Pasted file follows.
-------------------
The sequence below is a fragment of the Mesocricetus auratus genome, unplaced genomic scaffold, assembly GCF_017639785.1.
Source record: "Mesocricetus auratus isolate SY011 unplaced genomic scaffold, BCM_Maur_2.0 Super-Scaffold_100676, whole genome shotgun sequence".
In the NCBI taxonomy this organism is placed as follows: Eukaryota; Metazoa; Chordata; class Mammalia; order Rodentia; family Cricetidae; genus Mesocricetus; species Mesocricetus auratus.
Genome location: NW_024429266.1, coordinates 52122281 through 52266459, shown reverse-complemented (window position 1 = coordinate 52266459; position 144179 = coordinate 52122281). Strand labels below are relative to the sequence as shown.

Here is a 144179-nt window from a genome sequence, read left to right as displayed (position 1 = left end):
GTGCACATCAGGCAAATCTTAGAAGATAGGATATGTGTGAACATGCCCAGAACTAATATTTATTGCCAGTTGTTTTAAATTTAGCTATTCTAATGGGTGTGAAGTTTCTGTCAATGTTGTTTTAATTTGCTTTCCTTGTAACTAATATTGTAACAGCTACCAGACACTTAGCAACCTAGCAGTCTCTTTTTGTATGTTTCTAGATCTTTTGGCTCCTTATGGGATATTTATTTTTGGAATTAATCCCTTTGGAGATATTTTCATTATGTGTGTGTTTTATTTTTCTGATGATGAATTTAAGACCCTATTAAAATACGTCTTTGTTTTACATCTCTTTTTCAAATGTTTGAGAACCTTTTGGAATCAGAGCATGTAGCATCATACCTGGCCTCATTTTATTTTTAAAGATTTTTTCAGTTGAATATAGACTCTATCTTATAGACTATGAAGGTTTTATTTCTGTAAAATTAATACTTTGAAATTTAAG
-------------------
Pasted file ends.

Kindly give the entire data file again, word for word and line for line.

The sequence below is a fragment of the Mesocricetus auratus genome, unplaced genomic scaffold, assembly GCF_017639785.1.
Source record: "Mesocricetus auratus isolate SY011 unplaced genomic scaffold, BCM_Maur_2.0 Super-Scaffold_100676, whole genome shotgun sequence".
In the NCBI taxonomy this organism is placed as follows: Eukaryota; Metazoa; Chordata; class Mammalia; order Rodentia; family Cricetidae; genus Mesocricetus; species Mesocricetus auratus.
Genome location: NW_024429266.1, coordinates 52122281 through 52266459, shown reverse-complemented (window position 1 = coordinate 52266459; position 144179 = coordinate 52122281). Strand labels below are relative to the sequence as shown.

Here is a 144179-nt window from a genome sequence, read left to right as displayed (position 1 = left end):
GTGCACATCAGGCAAATCTTAGAAGATAGGATATGTGTGAACATGCCCAGAACTAATATTTATTGCCAGTTGTTTTAAATTTAGCTATTCTAATGGGTGTGAAGTTTCTGTCAATGTTGTTTTAATTTGCTTTCCTTGTAACTAATATTGTAACAGCTACCAGACACTTAGCAACCTAGCAGTCTCTTTTTGTATGTTTCTAGATCTTTTGGCTCCTTATGGGATATTTATTTTTGGAATTAATCCCTTTGGAGATATTTTCATTATGTGTGTGTTTTATTTTTCTGATGATGAATTTAAGACCCTATTAAAATACGTCTTTGTTTTACATCTCTTTTTCAAATGTTTGAGAACCTTTTGGAATCAGAGCATGTAGCATCATACCTGGCCTCATTTTATTTTTAAAGATTTTTTCAGTTGAATATAGACTCTATCTTATAGACTATGAAGGTTTTATTTCTGTAAAATTAATACTTTGAAATTTAAG